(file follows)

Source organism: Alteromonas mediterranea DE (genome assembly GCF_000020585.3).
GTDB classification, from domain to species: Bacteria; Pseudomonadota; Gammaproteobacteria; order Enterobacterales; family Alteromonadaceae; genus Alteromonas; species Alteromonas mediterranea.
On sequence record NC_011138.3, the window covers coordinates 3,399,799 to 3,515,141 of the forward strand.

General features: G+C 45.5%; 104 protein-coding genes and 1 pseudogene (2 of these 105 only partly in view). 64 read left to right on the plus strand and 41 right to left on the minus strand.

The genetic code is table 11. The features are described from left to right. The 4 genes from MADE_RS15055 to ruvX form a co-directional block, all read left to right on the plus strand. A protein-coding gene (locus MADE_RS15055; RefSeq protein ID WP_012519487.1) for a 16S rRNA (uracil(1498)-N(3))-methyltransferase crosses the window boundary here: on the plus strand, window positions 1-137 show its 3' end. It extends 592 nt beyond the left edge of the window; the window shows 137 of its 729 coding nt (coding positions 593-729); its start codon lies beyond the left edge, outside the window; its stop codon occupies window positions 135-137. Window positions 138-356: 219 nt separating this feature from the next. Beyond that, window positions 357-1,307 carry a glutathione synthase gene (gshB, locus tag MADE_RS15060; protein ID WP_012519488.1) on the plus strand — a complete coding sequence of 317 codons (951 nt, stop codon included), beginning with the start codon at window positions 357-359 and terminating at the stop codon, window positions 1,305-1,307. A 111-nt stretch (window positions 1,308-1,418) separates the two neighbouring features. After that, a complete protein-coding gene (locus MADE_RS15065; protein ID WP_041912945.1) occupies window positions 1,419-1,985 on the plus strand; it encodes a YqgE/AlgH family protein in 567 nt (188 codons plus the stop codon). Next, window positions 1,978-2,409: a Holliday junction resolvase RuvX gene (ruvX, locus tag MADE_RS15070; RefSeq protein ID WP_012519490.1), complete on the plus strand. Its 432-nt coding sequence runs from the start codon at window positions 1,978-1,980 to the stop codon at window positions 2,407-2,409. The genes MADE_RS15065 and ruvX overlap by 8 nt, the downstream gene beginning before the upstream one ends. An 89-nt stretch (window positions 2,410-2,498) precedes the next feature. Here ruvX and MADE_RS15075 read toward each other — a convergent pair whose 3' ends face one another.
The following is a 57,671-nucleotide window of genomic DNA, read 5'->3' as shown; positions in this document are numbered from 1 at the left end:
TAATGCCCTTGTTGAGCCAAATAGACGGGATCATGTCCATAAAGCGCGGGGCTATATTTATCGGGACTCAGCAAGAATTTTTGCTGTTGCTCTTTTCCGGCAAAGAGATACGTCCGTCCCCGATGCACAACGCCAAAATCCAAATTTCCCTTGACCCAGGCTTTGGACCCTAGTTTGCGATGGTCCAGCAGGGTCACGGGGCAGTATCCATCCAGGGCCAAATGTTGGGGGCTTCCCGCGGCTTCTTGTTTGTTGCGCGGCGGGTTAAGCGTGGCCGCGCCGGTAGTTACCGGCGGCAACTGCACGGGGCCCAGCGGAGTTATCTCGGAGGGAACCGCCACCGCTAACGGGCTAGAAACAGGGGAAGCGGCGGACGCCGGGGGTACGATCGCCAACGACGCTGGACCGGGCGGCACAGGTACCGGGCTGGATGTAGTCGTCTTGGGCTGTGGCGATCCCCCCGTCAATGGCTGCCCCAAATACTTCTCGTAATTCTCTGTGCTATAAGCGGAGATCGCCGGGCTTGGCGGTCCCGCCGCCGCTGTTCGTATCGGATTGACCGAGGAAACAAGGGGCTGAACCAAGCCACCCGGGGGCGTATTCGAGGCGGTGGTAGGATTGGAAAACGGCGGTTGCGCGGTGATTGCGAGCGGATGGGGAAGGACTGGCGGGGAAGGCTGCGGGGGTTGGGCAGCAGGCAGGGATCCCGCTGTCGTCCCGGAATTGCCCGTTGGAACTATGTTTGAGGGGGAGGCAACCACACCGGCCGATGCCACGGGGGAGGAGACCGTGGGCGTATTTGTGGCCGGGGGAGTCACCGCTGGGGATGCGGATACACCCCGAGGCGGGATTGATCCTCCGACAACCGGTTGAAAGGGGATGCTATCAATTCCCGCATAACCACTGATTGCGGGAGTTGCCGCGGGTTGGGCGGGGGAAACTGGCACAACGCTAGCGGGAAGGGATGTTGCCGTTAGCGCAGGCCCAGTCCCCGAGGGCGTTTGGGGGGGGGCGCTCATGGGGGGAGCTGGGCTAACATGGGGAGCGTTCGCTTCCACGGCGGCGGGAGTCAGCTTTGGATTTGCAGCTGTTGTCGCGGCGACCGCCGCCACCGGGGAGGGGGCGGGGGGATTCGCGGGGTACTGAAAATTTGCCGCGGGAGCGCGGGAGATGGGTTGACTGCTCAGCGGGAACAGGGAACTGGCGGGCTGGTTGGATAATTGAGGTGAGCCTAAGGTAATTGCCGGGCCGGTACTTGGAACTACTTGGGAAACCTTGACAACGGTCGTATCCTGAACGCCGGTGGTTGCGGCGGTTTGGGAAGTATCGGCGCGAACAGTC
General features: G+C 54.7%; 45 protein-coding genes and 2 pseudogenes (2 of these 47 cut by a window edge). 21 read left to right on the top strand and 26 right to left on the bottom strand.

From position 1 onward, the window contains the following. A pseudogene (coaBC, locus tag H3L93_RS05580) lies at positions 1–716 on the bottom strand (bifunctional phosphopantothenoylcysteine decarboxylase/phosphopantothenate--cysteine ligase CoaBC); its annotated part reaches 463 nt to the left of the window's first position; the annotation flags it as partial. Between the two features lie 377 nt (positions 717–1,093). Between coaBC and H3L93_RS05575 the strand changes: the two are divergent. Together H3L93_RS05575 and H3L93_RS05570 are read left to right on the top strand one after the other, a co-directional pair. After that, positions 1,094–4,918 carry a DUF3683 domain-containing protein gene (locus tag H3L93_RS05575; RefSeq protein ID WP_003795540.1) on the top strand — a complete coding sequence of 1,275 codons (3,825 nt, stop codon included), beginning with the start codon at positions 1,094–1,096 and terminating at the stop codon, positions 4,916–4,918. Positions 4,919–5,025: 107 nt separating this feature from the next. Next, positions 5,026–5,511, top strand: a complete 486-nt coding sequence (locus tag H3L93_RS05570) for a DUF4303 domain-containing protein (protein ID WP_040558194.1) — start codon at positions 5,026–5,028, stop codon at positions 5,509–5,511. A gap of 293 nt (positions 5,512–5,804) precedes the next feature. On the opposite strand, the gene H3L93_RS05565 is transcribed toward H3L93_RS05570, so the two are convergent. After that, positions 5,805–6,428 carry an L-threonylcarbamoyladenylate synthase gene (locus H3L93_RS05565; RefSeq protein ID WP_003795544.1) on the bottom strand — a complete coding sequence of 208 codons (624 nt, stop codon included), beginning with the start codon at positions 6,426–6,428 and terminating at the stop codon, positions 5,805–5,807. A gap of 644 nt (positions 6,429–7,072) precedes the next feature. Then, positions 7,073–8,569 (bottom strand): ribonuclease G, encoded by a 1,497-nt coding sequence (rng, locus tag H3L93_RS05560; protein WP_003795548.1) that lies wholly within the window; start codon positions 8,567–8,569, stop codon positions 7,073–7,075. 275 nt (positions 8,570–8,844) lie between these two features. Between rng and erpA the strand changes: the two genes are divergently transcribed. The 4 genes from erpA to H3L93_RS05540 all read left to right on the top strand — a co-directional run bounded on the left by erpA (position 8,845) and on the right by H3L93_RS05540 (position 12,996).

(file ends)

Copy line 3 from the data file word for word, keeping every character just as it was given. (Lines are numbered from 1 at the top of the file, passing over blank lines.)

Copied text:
On sequence record NC_011138.3, the window covers coordinates 3,399,799 to 3,515,141 of the forward strand.